We’ve all heard of allergies, and many of us suffer from them, but what exactly are they? In this blog post we have a look at allergies, what they are, how you find out if you have any, and what sorts of things you can do to treat or manage your allergies.
When a person reacts to a substance that is generally harmless to most other people, they may have an allergy. The allergen, or the substance they are allergic to, can be any number of things such as dust, food, animals, plant matter or even medication, and can lead to all sorts of symptoms ranging from red eyes or a runny nose, through to a skin reactions, nausea or pain or even something life threatening such as anaphylaxis.
The nature of the exposure to the allergen can vary as well – such as breathing it in through the air (such as dust or pollen), having it come into contact with your skin (such as chemicals or detergents), or ingesting it (such as peanuts or shellfish).
Anyone can develop allergies over the course of their lifetime, and similarly people can also “grow out” of allergies too. Allergies are very common, with around one in five Australians experiencing an allergy in their time, but allergies to particular allergens vary in commonality. For example, an allergy to pollen, animal hair, insect stings or peanuts is far more common than an allergy to water or sunlight (and yes, there are people who suffer from allergies to these vital things!)
Allergies are actually becoming more common too. It is estimated that over four million Australians are living with at least one allergy, and that this number has been on the rise across Western nations for many years. In fact, Australia is often called the “Allergy Capital of the World” with food allergies in around 10% of infants. Scientists think there could be a few things at play here – such as our urban, modern lifestyles, or perhaps our changing gut microbiome due to our modern diet. Studies also suggest that there can be a genetic link, and that the chance of you developing an allergy if both your parents suffered from it is as high as 60%.
There are hundreds, if not thousands of allergens, or substances that people can be allergic to. Some of the more common allergens include:
There are also some less-common allergens, such as and allergy to:
Exposure to these allergens can cause a wide range of reactions such as allergic rhinitis (hay fever), in the case of grass or tree pollen; atopic dermatitis (eczema), in the case of allergies to dust, mould or some food; or anaphylaxis, such as in the case of a peanuts. As we mentioned above, reactions range from mild to extremely severe (and in some cases can sadly be deadly).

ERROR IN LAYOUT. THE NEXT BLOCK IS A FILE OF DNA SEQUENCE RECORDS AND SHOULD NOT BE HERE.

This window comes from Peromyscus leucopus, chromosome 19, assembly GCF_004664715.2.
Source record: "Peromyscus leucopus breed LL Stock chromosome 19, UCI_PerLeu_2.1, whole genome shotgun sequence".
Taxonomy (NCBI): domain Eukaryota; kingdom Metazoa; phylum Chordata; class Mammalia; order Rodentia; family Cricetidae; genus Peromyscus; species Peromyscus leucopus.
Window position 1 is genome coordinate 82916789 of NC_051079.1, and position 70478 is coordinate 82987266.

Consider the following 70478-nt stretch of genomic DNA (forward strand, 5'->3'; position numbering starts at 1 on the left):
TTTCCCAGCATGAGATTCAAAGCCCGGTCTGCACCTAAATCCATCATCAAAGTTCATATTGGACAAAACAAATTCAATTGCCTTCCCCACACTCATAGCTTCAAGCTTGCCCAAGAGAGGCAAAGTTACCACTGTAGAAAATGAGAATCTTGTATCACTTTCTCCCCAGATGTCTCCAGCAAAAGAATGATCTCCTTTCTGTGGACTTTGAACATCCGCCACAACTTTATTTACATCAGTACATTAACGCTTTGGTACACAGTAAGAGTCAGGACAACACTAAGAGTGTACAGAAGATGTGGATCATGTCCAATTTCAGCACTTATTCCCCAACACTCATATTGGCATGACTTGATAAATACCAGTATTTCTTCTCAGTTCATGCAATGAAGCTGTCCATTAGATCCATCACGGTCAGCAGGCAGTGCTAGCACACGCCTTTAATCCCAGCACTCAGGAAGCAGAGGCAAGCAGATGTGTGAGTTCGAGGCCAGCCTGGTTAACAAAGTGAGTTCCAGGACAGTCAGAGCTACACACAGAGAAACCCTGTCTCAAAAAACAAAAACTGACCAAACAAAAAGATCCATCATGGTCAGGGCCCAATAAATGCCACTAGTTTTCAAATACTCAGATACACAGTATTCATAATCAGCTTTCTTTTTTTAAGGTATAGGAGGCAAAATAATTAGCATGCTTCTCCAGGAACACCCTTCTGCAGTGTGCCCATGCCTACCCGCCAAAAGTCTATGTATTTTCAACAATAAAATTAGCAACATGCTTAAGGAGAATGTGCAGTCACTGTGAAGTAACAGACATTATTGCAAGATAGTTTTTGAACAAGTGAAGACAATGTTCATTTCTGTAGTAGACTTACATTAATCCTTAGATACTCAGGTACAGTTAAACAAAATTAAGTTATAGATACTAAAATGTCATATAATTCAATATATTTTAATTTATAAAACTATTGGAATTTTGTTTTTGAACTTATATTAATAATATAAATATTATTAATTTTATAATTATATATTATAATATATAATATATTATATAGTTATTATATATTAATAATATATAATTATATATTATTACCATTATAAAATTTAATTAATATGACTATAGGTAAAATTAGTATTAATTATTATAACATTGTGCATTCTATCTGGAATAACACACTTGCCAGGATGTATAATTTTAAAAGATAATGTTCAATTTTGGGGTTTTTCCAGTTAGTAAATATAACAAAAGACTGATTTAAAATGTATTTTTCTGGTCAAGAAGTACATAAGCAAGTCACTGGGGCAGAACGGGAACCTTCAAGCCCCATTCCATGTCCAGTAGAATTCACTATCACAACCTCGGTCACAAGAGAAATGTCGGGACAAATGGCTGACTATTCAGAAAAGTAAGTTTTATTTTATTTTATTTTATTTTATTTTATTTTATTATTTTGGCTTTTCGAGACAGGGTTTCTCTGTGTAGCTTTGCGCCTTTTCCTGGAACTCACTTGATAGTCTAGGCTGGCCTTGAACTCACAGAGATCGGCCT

As we’ve mentioned above, it often depends on the type of allergen as to the type of reaction you might get. In addition to that, the duration and severity of reaction will vary too. Some of the common symptoms of an allergic reaction may include:
More severe reactions, which may result in anaphylaxis could include:
If you are experiencing any severe reactions such as those above, immediately call for an ambulance.
If you’re not sure if you have an allergy to something, there are tests that can be carried out which may be able to diagnose your allergy, and level of reaction to a particular allergen.
A common test for allergies is a skin test, whereby a small amount of the allergen (such as a piece of food or some pollen) is put on an area of skin, then left for a period of time to see if a reaction occurs. Other tests include intradermal tests, where a small amount of an allergen (such as penicillin) is injected into the body, or a patch test, where the allergen is put on a patch then applied to your body. These are particularly useful to test for allergic reactions to substances such as latex or metals.
As with all health concerns, the most important thing is to speak to a GP about your specific medical circumstances, so they can give you medical advice appropriate to your needs. He or she can then arrange any required testing, and discuss results of that testing with you. Once you know what you are allergic to, your GP will then be able to help you manage your allergy and understand what to do in the event of an allergic reaction.
If this article has raised any concerns for you around allergies experienced by yourself, or your children, make an appointment with a SwiftDoc GP to get the ball rolling. All SwiftDoc consultations are 100% online, so you can fit in appointments whenever and wherever you are.
This website does not provide medical advice. It is intended for informational purposes only. It is not a substitute for professional medical advice, diagnosis or treatment. Never ignore professional medical advice in seeking treatment. If you think you may have a medical emergency, immediately dial Triple 0 (000).
Australasian Society of Clinical Immunology and Allergy, What is Allergy? Accessed June 2021.
Australian Government, Parliament of Australia, Overview of Allergies and Anaphylaxis in Australia, Accessed June 2021.
Beneden Health, World’s Most Rare and Uncommon Allergies. Accessed June 2021.
Healthline, 8 Uncommon Food Allergies. Accessed June 2021.
Mayo Clinic, Allergy Skin Tests. Accessed June 2021.
Medcast, Australia: Why are we the allergy capital of the world? Accessed June 2021.
NHS, Allergies – Symptoms. Accessed June 2021.
Queensland Health, Queensland Government, What are allergies and why do they develop? Accessed June 2021.